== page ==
Lauren (left) and Clare say friendship is the secret ingredient to their baking mixes, which are selling like hot cakes. Photo / Sally Tagg
Just two years ago, Kiwi mums Clare Gallagher and Lauren Taylor barely knew each other, but they had a lot in common – both avid bakers at home, the pair were also on the brink of financial disaster and feeling overwhelmed .
The Auckland couple had met through their daughters, Poppy and Lauren, who were friends at school, and after the pandemic hit, the mothers found themselves turning to each other for support.
Clare’s family had recently moved to Devonport from Waiheke Island, where she was known as ‘the village baker’, baking delicious treats for the locals whenever she wasn’t busy running her household. four children. When a Covid-enforced hiring freeze left husband Adrian, 42, unable to find a job, she knew she had to act.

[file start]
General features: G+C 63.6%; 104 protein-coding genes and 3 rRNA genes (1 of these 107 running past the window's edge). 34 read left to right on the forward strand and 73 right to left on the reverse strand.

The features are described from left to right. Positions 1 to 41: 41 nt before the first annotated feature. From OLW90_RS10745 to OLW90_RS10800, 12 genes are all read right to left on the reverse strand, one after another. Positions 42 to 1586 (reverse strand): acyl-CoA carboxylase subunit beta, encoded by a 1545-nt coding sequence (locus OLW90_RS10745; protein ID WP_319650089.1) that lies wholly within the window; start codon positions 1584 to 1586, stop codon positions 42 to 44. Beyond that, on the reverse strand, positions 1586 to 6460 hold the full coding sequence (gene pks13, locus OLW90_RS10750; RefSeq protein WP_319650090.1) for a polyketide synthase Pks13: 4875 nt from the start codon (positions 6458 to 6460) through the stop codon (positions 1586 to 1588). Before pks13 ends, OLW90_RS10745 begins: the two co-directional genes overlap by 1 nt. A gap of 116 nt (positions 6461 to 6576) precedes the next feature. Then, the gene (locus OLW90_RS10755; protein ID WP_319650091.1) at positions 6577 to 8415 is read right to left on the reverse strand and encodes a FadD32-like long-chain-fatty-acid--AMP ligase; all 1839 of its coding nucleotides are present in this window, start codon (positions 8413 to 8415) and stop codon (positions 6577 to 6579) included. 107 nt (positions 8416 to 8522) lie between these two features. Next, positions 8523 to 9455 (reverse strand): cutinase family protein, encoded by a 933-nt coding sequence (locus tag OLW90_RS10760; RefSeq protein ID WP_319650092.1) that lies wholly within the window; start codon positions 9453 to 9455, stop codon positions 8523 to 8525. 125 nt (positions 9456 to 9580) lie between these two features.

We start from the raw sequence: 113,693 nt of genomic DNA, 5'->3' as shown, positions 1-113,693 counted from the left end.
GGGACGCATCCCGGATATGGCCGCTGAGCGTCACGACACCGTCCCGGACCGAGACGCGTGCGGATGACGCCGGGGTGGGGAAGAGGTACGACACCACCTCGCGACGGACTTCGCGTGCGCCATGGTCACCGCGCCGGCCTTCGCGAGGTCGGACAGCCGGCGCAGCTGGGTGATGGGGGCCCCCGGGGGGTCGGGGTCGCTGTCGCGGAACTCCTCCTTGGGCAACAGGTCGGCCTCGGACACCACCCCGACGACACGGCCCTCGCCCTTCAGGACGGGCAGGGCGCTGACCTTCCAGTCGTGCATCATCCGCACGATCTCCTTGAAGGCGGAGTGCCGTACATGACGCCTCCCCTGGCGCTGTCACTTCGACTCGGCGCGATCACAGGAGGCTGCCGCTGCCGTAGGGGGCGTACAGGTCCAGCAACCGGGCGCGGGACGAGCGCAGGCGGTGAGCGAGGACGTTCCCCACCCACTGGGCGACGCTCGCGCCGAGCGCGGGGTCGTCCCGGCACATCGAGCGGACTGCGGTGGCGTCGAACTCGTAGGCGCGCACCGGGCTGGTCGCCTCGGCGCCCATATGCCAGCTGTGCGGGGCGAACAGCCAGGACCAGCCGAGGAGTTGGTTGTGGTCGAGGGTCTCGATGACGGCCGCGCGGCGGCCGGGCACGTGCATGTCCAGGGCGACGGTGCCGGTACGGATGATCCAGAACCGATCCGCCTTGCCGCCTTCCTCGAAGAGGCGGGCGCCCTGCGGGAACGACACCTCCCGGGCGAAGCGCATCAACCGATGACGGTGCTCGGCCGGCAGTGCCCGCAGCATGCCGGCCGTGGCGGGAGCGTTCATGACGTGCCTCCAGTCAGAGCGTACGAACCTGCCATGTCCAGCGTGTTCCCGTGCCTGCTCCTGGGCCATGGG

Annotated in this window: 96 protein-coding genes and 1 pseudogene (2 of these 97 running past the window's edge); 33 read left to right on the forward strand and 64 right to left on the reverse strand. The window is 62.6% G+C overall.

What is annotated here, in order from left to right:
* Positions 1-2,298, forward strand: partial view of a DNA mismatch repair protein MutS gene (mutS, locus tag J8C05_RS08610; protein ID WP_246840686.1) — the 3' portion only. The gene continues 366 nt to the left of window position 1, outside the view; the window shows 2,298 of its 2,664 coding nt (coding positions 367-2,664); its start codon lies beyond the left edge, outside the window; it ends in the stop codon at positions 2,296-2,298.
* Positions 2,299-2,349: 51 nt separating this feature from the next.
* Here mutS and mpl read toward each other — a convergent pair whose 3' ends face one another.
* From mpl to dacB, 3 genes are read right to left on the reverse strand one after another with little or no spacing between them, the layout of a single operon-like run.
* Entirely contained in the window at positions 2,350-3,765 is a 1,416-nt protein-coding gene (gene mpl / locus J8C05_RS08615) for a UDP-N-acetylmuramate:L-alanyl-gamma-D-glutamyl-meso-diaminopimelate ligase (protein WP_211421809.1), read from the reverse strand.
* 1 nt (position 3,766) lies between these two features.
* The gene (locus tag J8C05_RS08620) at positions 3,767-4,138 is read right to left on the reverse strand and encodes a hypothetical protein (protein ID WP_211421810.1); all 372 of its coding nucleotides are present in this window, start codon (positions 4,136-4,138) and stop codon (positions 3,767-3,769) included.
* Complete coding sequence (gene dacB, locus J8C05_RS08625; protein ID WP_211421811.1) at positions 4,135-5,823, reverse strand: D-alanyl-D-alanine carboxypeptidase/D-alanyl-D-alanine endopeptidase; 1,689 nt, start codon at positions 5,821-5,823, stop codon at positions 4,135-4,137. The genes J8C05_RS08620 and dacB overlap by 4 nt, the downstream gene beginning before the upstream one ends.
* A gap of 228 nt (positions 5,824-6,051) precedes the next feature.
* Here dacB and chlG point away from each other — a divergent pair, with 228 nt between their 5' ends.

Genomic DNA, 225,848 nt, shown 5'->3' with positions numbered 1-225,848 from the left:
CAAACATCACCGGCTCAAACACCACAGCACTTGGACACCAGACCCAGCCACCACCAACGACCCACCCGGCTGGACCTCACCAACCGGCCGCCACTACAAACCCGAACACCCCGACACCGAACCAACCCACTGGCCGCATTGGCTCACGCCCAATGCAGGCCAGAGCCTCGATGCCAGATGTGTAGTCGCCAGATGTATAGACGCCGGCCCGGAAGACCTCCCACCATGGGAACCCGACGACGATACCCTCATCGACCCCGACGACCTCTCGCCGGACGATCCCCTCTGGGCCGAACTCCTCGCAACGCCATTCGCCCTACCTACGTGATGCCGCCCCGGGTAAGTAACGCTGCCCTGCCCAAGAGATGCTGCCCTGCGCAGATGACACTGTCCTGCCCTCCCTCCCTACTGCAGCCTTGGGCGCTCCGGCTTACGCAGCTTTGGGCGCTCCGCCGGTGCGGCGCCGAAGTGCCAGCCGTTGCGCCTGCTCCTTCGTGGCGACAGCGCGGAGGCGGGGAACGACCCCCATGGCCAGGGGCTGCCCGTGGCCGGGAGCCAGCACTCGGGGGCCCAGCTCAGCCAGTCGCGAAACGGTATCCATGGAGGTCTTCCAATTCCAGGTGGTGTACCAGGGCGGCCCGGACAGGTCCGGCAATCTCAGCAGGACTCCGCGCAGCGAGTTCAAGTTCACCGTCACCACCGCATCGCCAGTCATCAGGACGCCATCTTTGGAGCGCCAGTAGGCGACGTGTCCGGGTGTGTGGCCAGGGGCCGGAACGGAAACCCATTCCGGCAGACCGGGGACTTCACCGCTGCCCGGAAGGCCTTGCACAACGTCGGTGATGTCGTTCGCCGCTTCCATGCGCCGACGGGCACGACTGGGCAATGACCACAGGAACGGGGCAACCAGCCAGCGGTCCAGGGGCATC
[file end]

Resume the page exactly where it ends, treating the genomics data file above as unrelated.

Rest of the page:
“He was about to take a job at another company, but his current employer offered him a new position to stay,” says Clare, 43. “I remember asking him if he had signed the contract yet and he said, ‘No, I’ll come back to that later. About a day later Covid hit and they immediately froze all hiring.”
Adrian wasn’t worried, but as the weeks passed he realized he was in trouble. With five dependents at home, including Clare, reality began to set in.